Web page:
Congratulations, you have successfully activated your first MFA provider and thereby increased your account security tremendously. To make use of MFA’s full potential we also recommend activating the recovery codes provider. To do so, enter the setup view of the recovery codes provider, copy the displayed recovery codes in a safe place and submit the form. The activation will take some time since TYPO3 will encrypt your codes and store them securely.
How to authenticate
From now on, whenever you log into the TYPO3 backend, you’ll have to provide the additional factor after successfully passing the first one, e.g. your username and password. In the case of the one-time password provider, you have to enter the generated six-digit code from your OTP application or device and verify afterwards. If the one-time password can be verified, you will automatically be forwarded to the backend.
In case you activated more than one provider, e.g. one-time password and recovery codes, you can freely select which MFA provider should be used for the additional authentication step on every authentication attempt. This comes in handy if you use different devices depending on your location or are temporarily unable to use your main provider, e.g., because you lost the corresponding device or just don’t have immediate access to it. To switch to an alternative provider, just click on the corresponding link below the current provider’s authentication mask.
You’ll be notified if one of your providers gets locked by TYPO3. In that case, you won’t be able to use the locked provider anymore. If you nevertheless manage to log into the backend with another active provider, you may want to unlock the previously locked provider in the MFA configuration module.
If you’ve lost your device irretrievably, just unlocking the provider won't help and you have to completely deactivate the MFA provider. Afterwards, you can start over. Of course, this action can be performed at any time, in case you just don't need a provider any longer or want to switch devices.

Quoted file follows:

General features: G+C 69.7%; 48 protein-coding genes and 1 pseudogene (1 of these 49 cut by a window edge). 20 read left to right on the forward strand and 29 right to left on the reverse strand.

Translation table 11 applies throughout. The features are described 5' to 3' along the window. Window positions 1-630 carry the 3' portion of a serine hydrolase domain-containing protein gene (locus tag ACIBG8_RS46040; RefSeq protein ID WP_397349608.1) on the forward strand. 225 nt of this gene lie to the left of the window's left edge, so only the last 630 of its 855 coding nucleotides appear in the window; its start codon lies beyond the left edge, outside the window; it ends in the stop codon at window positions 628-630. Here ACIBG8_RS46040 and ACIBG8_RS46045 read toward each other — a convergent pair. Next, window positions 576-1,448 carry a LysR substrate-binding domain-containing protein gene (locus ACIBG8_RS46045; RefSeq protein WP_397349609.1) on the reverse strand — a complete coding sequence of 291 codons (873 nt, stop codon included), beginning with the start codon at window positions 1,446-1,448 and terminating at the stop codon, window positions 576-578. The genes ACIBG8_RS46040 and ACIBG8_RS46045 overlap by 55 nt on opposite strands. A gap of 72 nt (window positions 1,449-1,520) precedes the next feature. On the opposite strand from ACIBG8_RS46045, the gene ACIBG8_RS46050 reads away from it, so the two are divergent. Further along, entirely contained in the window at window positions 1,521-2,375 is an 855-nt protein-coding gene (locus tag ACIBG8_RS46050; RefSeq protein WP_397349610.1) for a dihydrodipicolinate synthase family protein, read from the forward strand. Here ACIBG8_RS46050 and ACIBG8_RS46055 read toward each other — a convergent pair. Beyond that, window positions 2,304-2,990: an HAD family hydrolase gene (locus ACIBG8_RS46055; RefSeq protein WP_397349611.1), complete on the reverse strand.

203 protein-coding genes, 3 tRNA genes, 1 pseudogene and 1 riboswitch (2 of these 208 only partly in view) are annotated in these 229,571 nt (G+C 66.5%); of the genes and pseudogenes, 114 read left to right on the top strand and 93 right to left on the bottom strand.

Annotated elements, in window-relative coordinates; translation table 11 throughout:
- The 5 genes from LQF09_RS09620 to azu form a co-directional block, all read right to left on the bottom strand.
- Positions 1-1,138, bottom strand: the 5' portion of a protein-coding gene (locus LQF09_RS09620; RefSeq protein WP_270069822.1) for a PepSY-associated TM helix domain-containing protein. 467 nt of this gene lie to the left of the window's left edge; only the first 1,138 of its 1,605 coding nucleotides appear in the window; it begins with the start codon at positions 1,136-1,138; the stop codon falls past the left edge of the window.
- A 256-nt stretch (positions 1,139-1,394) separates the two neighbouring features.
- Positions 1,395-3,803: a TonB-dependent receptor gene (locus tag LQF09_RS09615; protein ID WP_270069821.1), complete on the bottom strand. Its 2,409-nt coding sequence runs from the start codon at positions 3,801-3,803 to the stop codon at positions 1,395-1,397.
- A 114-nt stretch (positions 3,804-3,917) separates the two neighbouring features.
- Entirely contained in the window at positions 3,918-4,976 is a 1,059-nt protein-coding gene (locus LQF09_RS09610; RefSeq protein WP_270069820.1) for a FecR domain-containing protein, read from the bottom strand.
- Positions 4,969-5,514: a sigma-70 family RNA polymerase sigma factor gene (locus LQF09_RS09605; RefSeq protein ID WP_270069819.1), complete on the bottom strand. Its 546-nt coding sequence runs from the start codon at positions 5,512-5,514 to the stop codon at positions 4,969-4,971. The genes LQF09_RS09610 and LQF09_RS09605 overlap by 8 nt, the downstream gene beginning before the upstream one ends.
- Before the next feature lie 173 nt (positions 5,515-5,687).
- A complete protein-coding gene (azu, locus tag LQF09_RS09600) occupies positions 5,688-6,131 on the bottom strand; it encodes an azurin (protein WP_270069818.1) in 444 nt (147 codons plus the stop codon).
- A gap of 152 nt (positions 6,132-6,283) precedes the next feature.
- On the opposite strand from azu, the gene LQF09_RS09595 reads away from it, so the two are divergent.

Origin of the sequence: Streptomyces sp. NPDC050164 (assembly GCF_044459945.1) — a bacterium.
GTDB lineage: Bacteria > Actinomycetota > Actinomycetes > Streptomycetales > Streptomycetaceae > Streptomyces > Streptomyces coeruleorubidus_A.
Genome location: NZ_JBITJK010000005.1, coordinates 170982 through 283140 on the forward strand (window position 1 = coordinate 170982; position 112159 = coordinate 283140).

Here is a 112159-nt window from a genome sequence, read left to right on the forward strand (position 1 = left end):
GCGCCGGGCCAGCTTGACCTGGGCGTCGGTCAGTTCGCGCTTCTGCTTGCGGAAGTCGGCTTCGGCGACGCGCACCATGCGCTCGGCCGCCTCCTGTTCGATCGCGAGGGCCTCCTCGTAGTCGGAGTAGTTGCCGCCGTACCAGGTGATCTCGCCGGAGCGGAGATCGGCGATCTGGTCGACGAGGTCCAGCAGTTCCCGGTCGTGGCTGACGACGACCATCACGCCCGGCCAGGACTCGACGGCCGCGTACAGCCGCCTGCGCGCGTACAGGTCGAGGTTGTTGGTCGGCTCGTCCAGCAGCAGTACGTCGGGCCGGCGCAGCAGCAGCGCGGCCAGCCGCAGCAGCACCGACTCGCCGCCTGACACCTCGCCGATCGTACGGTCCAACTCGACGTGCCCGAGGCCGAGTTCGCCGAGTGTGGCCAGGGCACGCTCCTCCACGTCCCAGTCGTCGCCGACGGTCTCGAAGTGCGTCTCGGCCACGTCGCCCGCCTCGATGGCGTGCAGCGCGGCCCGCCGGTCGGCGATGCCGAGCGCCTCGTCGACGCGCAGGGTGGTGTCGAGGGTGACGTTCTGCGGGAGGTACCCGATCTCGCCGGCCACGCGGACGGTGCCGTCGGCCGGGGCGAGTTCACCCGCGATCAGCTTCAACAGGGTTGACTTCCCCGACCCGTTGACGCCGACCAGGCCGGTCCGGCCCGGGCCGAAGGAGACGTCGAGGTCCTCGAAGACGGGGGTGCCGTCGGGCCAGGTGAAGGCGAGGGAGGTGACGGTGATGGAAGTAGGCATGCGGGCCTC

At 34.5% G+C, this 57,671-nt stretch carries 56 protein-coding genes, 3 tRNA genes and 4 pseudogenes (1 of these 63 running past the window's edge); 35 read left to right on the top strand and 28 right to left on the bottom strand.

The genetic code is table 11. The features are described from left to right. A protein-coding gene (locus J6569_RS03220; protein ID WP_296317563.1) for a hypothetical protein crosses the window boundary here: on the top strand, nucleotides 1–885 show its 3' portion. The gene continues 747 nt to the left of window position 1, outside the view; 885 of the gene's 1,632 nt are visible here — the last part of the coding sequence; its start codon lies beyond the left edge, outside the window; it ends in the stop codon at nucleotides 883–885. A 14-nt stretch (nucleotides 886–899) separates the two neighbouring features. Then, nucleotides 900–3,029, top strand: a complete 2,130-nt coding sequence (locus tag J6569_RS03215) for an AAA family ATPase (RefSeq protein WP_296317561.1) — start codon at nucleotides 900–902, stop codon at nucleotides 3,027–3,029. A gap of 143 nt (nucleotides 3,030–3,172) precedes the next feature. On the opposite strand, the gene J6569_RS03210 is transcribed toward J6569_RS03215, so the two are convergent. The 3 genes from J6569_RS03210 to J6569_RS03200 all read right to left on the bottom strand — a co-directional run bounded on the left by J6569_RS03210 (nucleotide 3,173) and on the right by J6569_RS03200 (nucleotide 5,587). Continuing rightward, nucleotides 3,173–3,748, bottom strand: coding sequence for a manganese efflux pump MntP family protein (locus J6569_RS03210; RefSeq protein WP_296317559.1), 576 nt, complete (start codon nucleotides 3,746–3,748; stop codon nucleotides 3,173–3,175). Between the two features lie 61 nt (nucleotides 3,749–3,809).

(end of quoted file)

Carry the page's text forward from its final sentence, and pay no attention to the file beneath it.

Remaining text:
Administration of users’ MFA
As an administrator, you may ask: How can I manage my users’ MFA providers? Am I somehow able to enforce that users set up MFA at all?
Good news. TYPO3 has also implemented various configuration and administration options. Your administered installation only fully benefits from MFA when every user has activated at least one provider. This can easily be enforced by setting the
It’s likely that not every provider is suitable for your users. This is why you are equipped with the ability to define the providers available for a user or user group straightforwardly in the corresponding records.
You may also want to recommend a specific provider for your users. This is possible, using the
$GLOBALS['TYPO3_CONF_VARS']['BE']['recommendedProvider'] variable. Since this defines a provider globally for all users, you’ll also want to have a look at the related user TSconfig option “auth.mfa.recommendedProvider” which enables you to recommend a specific provider on a per user basis.
Last but not least, there will probably be the moment when you receive an email from one of your users, notifying you that he has locked himself out. No worries, you can rest easy since TYPO3 allows you to deactivate MFA for every user in the corresponding user record. This allows the user to log in and set up MFA again. By the way, the “backend user module” gives you an overview of your users’ current MFA status—whether MFA is enabled or currently locked—at any time.
Enable multi-factor authentication today
Whether you’re an administrator or an editor, your account could be at risk on any given day. TYPO3 addresses these risks with a state-of-the-art security mechanism, and we’re already evaluating the next steps to improve your account’s security even more. So don’t hold back, activate your first MFA provider today—trust us, it’s easy.
Have a question about multi-factor authentication?